SAT 19:00 Tales of Beatrix Potter (b008l1xb)
Peter Rabbit, Jeremy Fisher, and Jemima Puddleduck leap onto the stage with the Royal Ballet at Covent Garden. First brought to life by choreographer Frederick Ashton, Beatrix Potter's famous characters are in spectacular costumes and sets with a score specially created from popular Victorian and Edwardian melodies.

SAT 20:10 imagine... (b00lg89w)
Summer 2009

Save the Last Dance for Me

At an age when most people are content to take it easy, one group of pensioners have taken up contemporary dance for the first time. Alan Yentob follows them on their journey as they prepare to perform at Sadler's Wells, one of the top dance venues in the world. Save the Last Dance for Me challenges people's preconceptions about the physical and creative abilities of the over sixties.

SAT 21:00 Wallander (b00scpsw)
Series 2

The Leak

When a security van is robbed, Wallander suspects a leak inside the security company. The Ystad police investigate and Wallander seeks some expert advice from an old friend.

SAT 22:30 The Neighbour (b012c6fv)
Award-winning combination of dance, music and cinema which follows a couple with domestic problems as they argue and fight about being together. Their neighbour is a lonesome pianist, annoyed and bedevilled by the couple's endless quarrels. As he plays Janacek's In the Mist, the music penetrates through the walls and slowly the couple unconsciously succumb to the influence of the music and end up deciding to resolve their argument. Norwegian pianist Leif Ove Andsnes makes his film debut as the neighbour of the film's title.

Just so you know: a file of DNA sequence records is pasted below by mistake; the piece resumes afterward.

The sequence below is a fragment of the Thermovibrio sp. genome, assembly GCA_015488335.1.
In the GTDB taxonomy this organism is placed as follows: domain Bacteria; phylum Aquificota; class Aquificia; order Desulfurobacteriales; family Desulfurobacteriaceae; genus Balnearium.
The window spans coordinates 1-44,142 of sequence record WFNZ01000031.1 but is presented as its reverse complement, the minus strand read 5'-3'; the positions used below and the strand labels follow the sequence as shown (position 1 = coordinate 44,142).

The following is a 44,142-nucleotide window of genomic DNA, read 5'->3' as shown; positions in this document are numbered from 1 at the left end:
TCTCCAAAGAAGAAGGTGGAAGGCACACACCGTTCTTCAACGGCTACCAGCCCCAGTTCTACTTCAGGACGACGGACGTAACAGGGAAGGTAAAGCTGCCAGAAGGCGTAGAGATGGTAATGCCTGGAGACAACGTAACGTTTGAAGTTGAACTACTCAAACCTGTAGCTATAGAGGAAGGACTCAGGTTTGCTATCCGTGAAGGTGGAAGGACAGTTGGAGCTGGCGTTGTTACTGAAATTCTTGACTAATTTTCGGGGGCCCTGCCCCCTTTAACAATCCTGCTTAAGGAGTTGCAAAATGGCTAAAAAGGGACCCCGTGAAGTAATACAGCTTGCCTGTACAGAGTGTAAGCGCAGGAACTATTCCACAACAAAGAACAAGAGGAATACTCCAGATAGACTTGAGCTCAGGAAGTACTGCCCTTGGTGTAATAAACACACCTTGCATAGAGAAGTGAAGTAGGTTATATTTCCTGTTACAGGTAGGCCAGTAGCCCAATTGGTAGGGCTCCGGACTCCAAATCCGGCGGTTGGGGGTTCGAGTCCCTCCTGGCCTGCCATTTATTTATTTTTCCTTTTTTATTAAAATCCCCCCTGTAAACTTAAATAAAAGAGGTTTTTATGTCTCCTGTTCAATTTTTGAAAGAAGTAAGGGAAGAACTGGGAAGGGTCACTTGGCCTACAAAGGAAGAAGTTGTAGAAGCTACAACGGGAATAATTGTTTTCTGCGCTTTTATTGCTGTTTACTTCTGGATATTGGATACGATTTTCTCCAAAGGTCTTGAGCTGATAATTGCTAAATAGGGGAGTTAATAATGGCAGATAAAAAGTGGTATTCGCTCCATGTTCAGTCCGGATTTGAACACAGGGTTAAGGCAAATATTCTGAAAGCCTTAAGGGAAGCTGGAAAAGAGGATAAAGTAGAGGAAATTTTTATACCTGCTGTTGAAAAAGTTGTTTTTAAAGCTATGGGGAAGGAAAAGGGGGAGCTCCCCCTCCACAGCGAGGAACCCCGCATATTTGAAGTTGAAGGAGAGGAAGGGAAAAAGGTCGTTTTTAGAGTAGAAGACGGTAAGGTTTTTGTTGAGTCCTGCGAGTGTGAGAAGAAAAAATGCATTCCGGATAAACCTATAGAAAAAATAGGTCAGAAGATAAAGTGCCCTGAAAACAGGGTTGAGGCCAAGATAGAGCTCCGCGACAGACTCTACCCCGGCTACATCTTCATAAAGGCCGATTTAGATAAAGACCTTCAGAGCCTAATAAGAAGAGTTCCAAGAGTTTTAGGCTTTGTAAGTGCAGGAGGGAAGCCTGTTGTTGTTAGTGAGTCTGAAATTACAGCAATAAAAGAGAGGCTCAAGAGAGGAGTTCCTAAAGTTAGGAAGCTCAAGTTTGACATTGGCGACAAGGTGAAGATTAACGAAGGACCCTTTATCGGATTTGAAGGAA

SAT 22:50 The Most Incredible Thing (b0126wdn)
Full-length dance piece, featuring music specially composed by electronic pop legends the Pet Shop Boys and choreographed and directed by Javier de Frutos, which premiered at Sadler's Wells in London in early 2011.

Based on the Hans Christian Andersen fairytale of the same name and adapted by acclaimed playwright and director Matthew Dunster, it sees modern dance set in a traditional three-act narrative and features former Royal Ballet star Ivan Putrov alongside principal dancers Clemmie Sveaas and Aaron Sillis.

Featuring design, lighting and film content by an impressive creative team including Tony Award-winning designer Katrina Lindsay and BAFTA-winning film animator Tal Rosner, the programme also includes exclusive behind-the-scenes access and interviews with the Pet Shop Boys, Javier de Frutos and others involved in this ambitious production.

SAT 00:30 Top of the Pops (b0126w6l)
Dave Lee Travis looks at highlights of the weekly 1976 pop charts and introduces Gallagher and Lyle, Brotherhood of Man, Mud, Liverpool Express, Murray Head, Peter Frampton, The Wurzels, Dolly Parton, Thin Lizzy and Ruby Flipper.

SAT 01:10 Dance! The Most Incredible Thing about Contemporary Dance (b0126w6n)
Charles Hazlewood first encountered contemporary dance in his early teens - an experience he describes as visceral. Since then he has pursued a career in music and, whilst he has conducted for movement, he has never had the opportunity to explore it in any depth - until now. In this illuminating programme, Charles immerses himself in the world of contemporary dance, actively participating in it, to discover how movement works for him and to find his own way into a greater understanding of it. Guiding him are exponents from the contemporary dance world, including Jonzi D, Caroline Bowditch, Richard Alston, Mayuri Boonham, Lea Anderson and Janet Smith, who provide their own passions and insights into an often misunderstood genre.